Today’s rally is the first one to occur in front of the United Nations offices, and the second in Imam square, not far from the city’s Grand Bazaar in the southern section of the Iranian capital.
Mousavi, Mehdi Karroubi and Mohsen Rezaï, who all lost in last Saturday’s elections, have lodged an official appeal with the Council of Guardians, who was ordered by Supreme Leader Ali Khamenei to conduct a recount.
The three filed 646 complaints for violations. The Council of Guardians is set to meet all three on Saturday, but all three have called for new elections.
After the clashes and violence of the past few days, various tens of thousands of demonstrators marched through the streets of the city in silence and without any disturbance.
Mousavi and former pro-reform President Khatami have called for the release of all those who have been arrested in the last few days. Some sources, unverifiable, have put the number of people in detention at around 100, including politicians and journalists.
According to Iranian and foreign analysts the people who have come out into the streets are a heterogeneous group. Indistinguishably, many hold up the pictures of Khomeini, Khamenei, Khatami and Mousavi. Some of them are supporters of the loser, who was a hardliner when Khomeini was in power; others are reformists who want to see greater opening to the West.
Even Iran’s national soccer team got involved with players wearing green wristbands in a match against South Korea. Green is the colour worn by pro-Mousavi supporters.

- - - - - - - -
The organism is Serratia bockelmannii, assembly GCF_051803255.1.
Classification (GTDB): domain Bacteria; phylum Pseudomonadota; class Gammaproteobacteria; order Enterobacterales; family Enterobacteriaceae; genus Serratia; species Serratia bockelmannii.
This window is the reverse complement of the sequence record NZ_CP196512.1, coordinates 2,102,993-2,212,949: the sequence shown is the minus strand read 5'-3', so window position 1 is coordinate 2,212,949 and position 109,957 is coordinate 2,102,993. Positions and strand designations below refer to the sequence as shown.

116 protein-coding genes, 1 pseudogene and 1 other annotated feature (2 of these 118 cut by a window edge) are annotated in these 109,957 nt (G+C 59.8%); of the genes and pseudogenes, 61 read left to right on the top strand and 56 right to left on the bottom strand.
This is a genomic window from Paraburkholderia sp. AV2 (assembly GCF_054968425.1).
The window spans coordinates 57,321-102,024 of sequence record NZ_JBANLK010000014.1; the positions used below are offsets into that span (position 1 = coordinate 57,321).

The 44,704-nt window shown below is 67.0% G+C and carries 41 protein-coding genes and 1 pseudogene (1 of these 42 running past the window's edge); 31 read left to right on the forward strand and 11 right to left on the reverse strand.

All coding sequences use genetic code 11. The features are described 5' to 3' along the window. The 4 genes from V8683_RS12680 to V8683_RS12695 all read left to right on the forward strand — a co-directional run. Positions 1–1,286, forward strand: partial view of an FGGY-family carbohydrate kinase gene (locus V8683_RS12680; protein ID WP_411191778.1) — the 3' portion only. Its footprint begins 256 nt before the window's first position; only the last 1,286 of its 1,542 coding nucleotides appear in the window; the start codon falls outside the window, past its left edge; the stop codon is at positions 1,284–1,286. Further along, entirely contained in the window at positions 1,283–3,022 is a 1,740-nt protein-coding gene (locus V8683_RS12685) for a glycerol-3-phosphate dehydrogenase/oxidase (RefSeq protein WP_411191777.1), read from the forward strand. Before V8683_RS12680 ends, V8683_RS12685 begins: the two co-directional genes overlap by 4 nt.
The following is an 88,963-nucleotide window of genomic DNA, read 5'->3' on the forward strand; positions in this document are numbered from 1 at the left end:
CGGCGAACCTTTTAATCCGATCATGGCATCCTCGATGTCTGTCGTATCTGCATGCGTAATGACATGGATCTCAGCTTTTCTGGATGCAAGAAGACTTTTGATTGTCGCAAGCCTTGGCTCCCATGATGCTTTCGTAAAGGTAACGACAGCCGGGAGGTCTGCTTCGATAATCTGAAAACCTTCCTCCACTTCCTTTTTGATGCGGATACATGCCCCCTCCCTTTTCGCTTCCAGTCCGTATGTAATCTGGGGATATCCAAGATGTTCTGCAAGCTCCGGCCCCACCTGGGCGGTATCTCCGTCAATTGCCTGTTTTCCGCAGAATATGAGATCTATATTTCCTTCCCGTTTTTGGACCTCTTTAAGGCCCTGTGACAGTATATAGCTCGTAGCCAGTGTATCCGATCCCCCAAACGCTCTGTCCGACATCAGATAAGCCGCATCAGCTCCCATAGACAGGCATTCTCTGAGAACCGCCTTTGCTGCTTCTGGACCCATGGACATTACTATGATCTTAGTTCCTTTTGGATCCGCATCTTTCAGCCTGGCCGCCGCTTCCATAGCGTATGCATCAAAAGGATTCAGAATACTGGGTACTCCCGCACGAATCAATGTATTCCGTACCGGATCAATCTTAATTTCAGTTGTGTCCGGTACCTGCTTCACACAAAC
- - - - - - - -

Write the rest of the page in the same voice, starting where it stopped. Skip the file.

However, green bandanas can also mean obedience to a pure form of Islam, not far from Khomeini’s and Khamenei’s ideals.
For Abbas Barzegar, “anyone expecting (or encouraging) another Prague Spring or Tiananmen Square severely misunderstands the situation here.” Most protesters are not likely to want to defy the Islamic Republic even if they want anti-Ahmadinejad reforms.
Several analysts are suggesting that the powerful former president, Hashemi Rafsanjani, is behind the demonstrations. He and his family have built a huge economic empire in the country, and Mr Ahmadinejad, who ran on anti-corruption campaign, appears to be their main obstacle. Even Rafsanjani’s daughter is said to have participated in the demonstrations.
In recent days and for several times Alì Khamenei has called on Mousavi to distance himself from those who want to create chaos in Iran, insisting that the recount must be done in legal ways.
For their part the revolutionary guards and Ahmadinejad’s supporters are sure of their victory. US Iran experts Flynt Leverett and Hillary Mann Leverett point out that Ahmadinejad won 62.6 per cent of the vote in this year’s election, which is essentially the same as the 61.69 per cent he got in 2005. For them it is likely that he played the populist and nationalist cards well and attracted widespread support, especially in the countryside.